Contact FairLaw Firm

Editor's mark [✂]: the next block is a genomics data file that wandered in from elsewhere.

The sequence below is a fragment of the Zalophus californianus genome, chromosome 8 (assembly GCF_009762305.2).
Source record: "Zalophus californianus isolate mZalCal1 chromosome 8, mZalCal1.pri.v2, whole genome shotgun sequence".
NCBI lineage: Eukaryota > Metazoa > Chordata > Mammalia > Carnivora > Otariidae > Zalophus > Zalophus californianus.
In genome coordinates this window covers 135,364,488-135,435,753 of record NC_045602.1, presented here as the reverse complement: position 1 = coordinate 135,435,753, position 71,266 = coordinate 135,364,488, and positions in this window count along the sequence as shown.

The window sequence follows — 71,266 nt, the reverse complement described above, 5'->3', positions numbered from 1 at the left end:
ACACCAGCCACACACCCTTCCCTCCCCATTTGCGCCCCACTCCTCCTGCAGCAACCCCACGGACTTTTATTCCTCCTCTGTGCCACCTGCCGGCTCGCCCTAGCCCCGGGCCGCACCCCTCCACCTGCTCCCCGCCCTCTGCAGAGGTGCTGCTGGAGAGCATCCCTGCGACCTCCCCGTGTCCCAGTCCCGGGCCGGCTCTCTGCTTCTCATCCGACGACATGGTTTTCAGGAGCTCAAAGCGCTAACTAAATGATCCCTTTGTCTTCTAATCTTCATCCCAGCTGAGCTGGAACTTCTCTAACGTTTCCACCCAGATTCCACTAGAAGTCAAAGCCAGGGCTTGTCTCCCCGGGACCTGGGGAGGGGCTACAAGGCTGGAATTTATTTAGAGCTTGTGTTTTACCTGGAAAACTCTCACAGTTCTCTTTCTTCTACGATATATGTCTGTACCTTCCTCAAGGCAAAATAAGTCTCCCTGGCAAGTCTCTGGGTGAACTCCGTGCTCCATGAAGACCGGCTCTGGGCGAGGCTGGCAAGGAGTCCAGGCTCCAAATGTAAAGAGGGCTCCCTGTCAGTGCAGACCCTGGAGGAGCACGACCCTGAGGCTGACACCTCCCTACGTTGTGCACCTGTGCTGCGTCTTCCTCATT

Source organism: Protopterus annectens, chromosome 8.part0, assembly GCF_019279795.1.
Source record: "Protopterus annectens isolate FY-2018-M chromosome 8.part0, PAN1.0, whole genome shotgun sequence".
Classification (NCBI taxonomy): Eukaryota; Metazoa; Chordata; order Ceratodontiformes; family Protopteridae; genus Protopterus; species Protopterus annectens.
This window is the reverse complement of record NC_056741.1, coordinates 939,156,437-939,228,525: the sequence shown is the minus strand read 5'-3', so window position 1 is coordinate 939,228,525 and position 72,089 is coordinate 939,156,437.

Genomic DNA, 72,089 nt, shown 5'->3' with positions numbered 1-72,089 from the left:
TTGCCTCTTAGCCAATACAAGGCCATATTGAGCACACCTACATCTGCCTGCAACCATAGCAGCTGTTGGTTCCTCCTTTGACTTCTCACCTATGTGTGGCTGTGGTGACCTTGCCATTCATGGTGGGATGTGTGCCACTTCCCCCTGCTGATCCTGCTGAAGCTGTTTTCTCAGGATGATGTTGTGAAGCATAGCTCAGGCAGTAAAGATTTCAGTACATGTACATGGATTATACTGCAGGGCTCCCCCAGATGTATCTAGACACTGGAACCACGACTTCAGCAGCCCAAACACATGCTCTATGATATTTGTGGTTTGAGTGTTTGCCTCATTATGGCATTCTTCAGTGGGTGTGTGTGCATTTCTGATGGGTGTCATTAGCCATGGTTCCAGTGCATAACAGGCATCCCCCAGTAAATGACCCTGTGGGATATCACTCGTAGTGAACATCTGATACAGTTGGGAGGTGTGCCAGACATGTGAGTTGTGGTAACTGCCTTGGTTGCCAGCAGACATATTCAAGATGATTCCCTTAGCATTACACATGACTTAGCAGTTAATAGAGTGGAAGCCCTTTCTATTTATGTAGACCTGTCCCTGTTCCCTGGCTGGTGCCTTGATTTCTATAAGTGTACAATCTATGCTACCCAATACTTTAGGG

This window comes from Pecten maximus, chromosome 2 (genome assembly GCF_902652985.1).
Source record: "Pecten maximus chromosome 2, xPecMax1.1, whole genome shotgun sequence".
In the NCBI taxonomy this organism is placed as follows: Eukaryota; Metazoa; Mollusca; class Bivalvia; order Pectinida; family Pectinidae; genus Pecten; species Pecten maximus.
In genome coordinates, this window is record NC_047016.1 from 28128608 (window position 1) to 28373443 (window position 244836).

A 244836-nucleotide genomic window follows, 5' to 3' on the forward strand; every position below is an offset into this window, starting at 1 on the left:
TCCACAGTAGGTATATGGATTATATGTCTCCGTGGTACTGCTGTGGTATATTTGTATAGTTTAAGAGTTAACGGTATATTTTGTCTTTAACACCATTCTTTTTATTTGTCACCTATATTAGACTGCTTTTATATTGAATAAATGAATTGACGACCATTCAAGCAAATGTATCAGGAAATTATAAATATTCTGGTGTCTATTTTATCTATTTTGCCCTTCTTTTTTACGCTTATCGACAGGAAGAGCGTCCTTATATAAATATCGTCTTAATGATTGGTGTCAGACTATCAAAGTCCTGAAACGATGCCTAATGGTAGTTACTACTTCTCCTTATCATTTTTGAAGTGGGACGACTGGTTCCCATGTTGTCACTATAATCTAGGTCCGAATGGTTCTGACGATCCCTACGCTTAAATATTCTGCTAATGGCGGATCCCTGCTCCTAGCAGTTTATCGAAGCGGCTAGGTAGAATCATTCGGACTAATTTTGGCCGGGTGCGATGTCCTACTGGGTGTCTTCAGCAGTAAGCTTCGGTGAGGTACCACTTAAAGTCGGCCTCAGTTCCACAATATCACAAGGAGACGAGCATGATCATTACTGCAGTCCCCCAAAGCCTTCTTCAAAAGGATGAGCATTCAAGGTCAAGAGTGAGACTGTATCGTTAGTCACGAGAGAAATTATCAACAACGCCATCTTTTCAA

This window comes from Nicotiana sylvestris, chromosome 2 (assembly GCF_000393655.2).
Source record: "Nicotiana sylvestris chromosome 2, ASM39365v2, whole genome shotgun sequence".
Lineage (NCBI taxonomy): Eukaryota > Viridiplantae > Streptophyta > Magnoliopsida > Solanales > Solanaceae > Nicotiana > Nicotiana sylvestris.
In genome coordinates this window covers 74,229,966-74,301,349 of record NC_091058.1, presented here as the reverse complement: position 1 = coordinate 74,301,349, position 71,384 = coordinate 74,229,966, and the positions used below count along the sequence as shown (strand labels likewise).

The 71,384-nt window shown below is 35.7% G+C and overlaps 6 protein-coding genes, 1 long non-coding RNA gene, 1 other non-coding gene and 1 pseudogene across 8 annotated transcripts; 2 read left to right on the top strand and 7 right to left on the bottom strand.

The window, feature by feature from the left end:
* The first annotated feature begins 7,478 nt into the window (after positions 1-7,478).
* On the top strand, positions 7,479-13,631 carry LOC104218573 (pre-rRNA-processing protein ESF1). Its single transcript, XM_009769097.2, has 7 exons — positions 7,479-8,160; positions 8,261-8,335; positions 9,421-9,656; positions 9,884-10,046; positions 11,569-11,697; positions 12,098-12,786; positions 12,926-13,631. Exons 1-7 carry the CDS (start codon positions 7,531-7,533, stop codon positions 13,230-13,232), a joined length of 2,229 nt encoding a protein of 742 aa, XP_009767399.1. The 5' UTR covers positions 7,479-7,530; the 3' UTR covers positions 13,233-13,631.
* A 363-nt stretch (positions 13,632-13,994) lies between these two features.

The reason why the process for making a claim for sexual harassment sounds complicated is because the process is complicated. Fortunately, the attorneys at FairLaw Firm are familiar with handling employment claims through the administrative (EEOC) process, as well as in the Florida state and federal courts. We understand the federal, state, and local anti-discrimination and sexual harassment laws and ordinances so that we can help guide you through the process and help you obtain the results you deserve. The decisions about if to settle, when, and for how much are your decisions, and while we will give you our recommendations, the ultimate decisions are yours. Contact FairLaw Firm today to share your situation with us so that we can determine how best to help you.